July 13, 2007 in Nation/World

Plan B usage up twofold in year

Rob Stein Washington Post
 

WASHINGTON – The popularity of the morning-after pill Plan B has surged in the year since the federal government approved the sale of the controversial emergency contraceptive without a prescription.

Plan B sales have doubled since the Food and Drug Administration authorized the switch for women 18 and older last August, rising from about $40 million a year to what will probably be close to $80 million for 2007, according to Barr Pharmaceuticals, which makes Plan B.

The sharp rise was hailed by women’s health and family-planning advocates, who say it illustrates the value of easing access to birth control to help prevent unwanted pregnancies.

“This is exactly what we hoped would happen,” said Susan Wood of the George Washington University School of Public Health. As assistant commissioner for women’s health and director of the Office of Women’s Health at the FDA, Wood pushed for the switch. “What we’re seeing is women who needed this product now finally having access to it. For a woman in that position, it can make a real difference in her life.”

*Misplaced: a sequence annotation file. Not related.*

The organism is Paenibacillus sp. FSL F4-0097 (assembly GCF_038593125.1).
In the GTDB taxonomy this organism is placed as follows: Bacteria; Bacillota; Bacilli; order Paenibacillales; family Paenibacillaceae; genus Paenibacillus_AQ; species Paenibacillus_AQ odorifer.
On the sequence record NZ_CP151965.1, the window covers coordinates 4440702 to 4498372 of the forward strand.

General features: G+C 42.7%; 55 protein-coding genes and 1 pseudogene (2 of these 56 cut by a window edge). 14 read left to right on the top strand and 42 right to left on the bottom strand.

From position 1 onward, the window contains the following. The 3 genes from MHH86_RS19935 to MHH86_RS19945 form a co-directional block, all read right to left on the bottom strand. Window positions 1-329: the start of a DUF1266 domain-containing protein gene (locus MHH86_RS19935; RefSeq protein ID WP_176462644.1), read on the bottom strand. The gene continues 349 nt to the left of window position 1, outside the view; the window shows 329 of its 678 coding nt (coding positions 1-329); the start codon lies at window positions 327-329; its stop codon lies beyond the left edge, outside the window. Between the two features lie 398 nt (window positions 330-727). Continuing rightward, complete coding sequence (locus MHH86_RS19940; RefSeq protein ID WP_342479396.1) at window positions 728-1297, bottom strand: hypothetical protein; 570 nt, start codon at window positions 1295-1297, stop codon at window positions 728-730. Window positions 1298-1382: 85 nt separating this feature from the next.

But conservative groups that fought the change say they are disturbed by the surging use.

“This is very concerning,” said Charmaine Yoest of the Family Research Council, which is among several groups suing the FDA to reverse the decision. “We think this is putting women’s health at risk.”

Plan B consists of higher doses of the hormones found in standard birth control pills. Taken within 72 hours of unprotected sex, Plan B has been shown to be highly effective at preventing pregnancies.

With strong support from women’s health groups and family-planning advocates, Barr asked the FDA to allow Plan B’s sale without a prescription so women would not have to overcome the obstacle of getting a doctor’s permission before they could get the drug.

Conservative members of Congress and advocacy groups strongly opposed the move. They questioned the drug’s safety and argued that easier availability could encourage sexual activity and make it easier for men to have sex with underage girls. They also maintain the pill can cause the equivalent of an abortion.


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